My son swam in his first Special Olympics swim meet yesterday, and earned two medals. He got a gold for the freestyle 25, and a silver for the 4×50 relay. He was also the fastest in his backstroke 25 heat, but was disqualified: he walked the last 4 yards because he’s afraid to hit his head at the end. Special Olympics is a wonderful organization, and not just for the reasons you’d think.
Of course there are the dedicated volunteers, who are amazing and wonderful. There are the athletes who are working hard and throwing themselves into it for the pure effort of it. But the thing that always touches me most is that at a Special Olympics meet, the people who are usually the oddest among us are now the regular ones.
It’s a phenomenon I’ve heard about from other people: a member of a minority finally travels to the place where they are in the majority: An African-American in Africa, a Chinese-American in China, a Jew in Israel. They tell of the eye-opening feeling of just being one of the regular people for a change, of being like everyone around them, rather than standing out in some way.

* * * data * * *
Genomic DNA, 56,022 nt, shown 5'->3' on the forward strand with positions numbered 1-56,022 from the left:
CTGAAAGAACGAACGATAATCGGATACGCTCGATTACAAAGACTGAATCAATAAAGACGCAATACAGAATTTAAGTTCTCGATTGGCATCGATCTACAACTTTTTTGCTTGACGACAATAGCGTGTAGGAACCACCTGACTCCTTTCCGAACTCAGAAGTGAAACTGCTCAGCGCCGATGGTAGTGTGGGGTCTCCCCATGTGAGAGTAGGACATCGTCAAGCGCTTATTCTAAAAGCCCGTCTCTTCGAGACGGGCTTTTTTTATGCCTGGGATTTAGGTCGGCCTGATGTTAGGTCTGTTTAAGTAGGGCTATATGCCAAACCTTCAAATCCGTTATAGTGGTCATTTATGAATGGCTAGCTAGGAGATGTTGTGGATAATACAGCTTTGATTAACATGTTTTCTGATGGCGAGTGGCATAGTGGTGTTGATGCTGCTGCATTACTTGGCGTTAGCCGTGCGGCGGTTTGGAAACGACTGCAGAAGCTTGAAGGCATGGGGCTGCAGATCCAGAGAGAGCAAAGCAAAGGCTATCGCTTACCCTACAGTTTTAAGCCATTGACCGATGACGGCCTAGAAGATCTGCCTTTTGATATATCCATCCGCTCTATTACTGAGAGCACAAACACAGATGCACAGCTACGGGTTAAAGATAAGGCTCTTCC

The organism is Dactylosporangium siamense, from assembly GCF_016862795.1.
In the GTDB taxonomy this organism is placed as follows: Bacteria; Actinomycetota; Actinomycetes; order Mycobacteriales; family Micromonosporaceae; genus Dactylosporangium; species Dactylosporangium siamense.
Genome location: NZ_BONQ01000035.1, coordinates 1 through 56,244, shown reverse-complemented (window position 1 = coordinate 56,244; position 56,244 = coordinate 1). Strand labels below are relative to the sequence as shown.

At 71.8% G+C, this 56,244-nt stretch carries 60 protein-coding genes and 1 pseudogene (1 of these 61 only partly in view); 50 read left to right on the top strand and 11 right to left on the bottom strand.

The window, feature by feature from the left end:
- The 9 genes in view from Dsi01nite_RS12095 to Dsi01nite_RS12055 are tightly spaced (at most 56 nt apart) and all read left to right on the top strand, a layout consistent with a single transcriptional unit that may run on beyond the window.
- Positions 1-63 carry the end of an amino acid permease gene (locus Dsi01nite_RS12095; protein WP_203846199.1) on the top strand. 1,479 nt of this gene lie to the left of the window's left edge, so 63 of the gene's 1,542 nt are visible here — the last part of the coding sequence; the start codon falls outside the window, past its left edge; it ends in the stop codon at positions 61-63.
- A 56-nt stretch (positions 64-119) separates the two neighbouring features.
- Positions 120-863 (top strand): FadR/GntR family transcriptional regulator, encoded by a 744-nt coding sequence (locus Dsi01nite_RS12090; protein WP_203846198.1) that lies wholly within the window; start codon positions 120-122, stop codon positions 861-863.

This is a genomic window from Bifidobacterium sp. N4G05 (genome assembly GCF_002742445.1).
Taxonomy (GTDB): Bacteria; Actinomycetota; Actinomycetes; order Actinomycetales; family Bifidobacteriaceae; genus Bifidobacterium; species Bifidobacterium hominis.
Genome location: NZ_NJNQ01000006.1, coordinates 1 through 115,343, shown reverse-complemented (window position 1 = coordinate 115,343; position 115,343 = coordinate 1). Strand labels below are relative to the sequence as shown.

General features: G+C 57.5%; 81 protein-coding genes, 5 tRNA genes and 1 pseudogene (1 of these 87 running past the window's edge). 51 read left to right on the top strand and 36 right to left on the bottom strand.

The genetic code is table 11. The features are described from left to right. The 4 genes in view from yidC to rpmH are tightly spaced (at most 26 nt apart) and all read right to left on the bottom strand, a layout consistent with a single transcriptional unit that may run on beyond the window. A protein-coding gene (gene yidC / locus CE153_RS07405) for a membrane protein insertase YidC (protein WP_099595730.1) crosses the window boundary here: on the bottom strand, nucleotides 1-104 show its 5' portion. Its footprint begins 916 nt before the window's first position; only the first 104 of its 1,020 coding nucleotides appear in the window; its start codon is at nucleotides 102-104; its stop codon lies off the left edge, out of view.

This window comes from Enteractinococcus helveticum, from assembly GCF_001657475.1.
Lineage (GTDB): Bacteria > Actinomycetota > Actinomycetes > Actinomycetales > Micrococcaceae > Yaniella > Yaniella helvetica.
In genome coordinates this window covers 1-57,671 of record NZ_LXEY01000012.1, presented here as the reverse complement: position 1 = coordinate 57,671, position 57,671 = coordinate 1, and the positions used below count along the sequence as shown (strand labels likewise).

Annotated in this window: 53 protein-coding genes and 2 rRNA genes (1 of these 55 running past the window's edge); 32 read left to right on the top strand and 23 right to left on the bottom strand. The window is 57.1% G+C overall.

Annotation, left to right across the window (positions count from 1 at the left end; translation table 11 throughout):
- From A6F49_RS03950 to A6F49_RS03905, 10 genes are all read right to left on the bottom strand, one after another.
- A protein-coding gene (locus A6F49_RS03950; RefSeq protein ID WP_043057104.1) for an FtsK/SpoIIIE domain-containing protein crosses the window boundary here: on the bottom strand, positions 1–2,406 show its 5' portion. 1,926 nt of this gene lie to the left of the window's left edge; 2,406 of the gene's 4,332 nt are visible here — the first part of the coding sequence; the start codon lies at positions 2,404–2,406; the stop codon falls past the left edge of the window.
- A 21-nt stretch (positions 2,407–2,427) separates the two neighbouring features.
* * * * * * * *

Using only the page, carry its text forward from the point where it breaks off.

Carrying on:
That’s the way it is at a Special Olympics gathering, and I don’t just mean for the disabled kids. I also mean for their parents, for me. Here’s a place where you don’t have to sweat about how he’s going to do, or whether he can be normal enough, or how different he’s going to seem from the other kids his age. Here he’s just an athlete, and people are prepared for exactly how he is, and it’s fine. And it isn’t that they’re prepared because they’re nice people, and they understand his being different. We have lots of places we go where people understand and are eager to make exceptions. But the Special Olympics is different. At the Special Olympics, they’re prepared because there he’s just normal, and that’s really unusual.